Support To Increase Voluntary Wool Contribution By 0.5c
Support To Increase Voluntary Wool Contribution By 0.5c Gains Momentum
Last month, one of New Zealand’s major wool growers and trustee for the Campaign for Wool (CFW), Renata Apatu of Ngamatea Station, front--footed an increase in contribution to the CFW’s activities by making an immediate commitment to up his contribution to 1c/kg, an increase of 0.5c, and challenging others to do the same.
Wright Wool Ltd, Kells Wool Ltd and Fred Tate Wools Ltd have accepted the challenge, increasing their contribution to 1c/kg also. They are now challenging others to join them, especially the bigger players who could really affect a positive increase.
“Having directly witnessed what the wool industry gets out of the activities of the CFW, an additional 0.5c/kg is one of the best returns on investment I have made,” says Mr Renata Apatu.
Philippa Wright, Richard Kells and Peter Tate agree, saying an extra half cent will deliver significant benefits to the wool growers.
The CFW reaches both New Zealand and international audiences with a focus on driving consumer demand for wool by telling the story of wool’s attributes in ways that resonate with key audiences, influencers and specifiers.
“In New Zealand we have some really smart campaigns running, such as Wool in Schools -- focusing on generating a passion for wool amongst the next generation, Wool in Architecture -- focusing on those who specify for the build environment and strengthening relationships with NZ Fire Service and key industries that support healthy living, says Mr Apatu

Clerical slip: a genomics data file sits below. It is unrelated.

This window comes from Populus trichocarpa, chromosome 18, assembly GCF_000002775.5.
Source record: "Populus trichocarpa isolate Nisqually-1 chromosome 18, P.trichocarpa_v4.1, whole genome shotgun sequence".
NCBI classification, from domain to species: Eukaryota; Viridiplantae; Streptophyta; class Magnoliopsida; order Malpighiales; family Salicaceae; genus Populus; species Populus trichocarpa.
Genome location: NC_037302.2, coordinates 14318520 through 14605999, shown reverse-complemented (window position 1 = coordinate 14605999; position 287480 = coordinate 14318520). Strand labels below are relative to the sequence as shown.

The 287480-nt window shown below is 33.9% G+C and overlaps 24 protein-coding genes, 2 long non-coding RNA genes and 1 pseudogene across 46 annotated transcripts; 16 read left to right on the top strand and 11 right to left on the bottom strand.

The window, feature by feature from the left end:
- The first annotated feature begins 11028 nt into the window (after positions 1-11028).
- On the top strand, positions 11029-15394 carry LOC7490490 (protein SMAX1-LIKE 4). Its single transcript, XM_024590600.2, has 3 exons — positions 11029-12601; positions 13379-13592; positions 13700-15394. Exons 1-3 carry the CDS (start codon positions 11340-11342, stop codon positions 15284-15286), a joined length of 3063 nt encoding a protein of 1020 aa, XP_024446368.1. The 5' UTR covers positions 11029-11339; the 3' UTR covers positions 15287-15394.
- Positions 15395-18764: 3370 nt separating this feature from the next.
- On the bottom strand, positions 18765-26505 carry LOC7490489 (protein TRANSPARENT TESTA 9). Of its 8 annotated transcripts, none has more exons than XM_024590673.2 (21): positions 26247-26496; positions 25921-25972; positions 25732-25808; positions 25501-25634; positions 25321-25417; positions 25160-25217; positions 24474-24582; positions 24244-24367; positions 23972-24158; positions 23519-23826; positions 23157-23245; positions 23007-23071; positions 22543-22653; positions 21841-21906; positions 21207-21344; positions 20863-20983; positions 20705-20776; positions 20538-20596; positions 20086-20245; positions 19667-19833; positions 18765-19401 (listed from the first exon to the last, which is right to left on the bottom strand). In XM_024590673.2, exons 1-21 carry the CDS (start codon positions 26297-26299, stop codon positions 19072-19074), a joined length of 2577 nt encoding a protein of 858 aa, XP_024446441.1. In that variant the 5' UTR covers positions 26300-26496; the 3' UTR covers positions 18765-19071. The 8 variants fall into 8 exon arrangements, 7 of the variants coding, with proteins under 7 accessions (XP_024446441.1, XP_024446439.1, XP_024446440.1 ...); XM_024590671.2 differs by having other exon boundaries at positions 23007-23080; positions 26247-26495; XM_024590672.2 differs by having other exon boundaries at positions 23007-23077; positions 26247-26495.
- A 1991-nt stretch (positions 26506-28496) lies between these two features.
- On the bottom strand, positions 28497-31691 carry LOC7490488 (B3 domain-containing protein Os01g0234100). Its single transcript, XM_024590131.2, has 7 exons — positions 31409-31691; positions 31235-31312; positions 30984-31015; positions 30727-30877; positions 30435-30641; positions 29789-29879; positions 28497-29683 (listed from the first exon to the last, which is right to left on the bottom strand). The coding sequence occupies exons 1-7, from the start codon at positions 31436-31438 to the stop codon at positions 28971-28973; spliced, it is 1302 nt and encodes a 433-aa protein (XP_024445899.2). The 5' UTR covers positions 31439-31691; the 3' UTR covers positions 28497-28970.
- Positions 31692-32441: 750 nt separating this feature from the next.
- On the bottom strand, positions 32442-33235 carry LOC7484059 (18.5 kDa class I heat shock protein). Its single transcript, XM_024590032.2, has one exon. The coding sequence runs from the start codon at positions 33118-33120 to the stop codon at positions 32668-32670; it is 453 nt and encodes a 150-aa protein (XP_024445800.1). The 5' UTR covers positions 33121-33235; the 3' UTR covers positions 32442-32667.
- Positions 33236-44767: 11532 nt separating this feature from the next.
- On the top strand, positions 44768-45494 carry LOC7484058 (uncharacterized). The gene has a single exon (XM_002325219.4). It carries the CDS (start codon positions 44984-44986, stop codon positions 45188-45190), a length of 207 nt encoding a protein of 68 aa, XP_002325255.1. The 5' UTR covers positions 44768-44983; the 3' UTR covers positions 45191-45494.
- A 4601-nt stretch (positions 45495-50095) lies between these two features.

“Internationally CFW has partnered with the New Zealand Institute of Architecture, to put wool into the New Zealand Room at the Venice Architecture Biennale 2016. The Architecture Biennale, which runs for six months through to November, attracts over 250,000 visitors who either specify for the build environment or are interested in good, sustainable and aesthetic solutions for home, office or commercial spaces, he says.
“As a grower, I had no idea how the CFW could benefit those working at the grass--roots but since joining the Board and seeing the results from this very agile, proactive and collaborative team, I am absolutely convinced that the wool industry really needs to get--in--behind the CFW so we can maintain the momentum and increase our opportunities,” says Mr Apatu.
In September this year, a global CFW conference is being held at HRH’s significant rural property, Dumfries House for 100+ invite--only guests. The focus -- wool and sustainability. The announcement -- a major British multinational retailer’s (headquartered in London) commitment to re--embracing wool; making wool an important part of their business. This partnership is a significant marker of how the CFW has gained, after seven solid years, the attention and respect it deserves.
New Zealand, alongside our CFW partners, Australia, UK and South Africa, needs to have a strong presence at these events, which attracts significant media interest and attendance by global wool influencers thanks to HRH The Prince of Wales being patron and Nicholas Coleridge being Chair of CFW. Nicholas Coleridge is also President of Condé Nast International, the division of Condé Nast which publishes more than 100 magazines and 80 branded websites in 24 markets globally.
“Ninety percent of our wool goes offshore, which is where our focus needs to be, says Mr Craig Smith, Chair, Campaign for Wool New Zealand Trust.
“At the global CFW table NZ is meeting their basic contribution towards activities that offer the greatest impact for our growers. Australia and the UK are putting hundreds of thousands more on the table and are leading projects into their growth markets. An increase in our contribution will allow New Zealand to leverage our global opportunities and although we will never match Aus and UK it will ensure we remain actively involved”, says Mr Smith.
Growers who wish to increase their contribution should contact their preferred wool broker/buyer to be assured that we can continue the excellent work already initiated.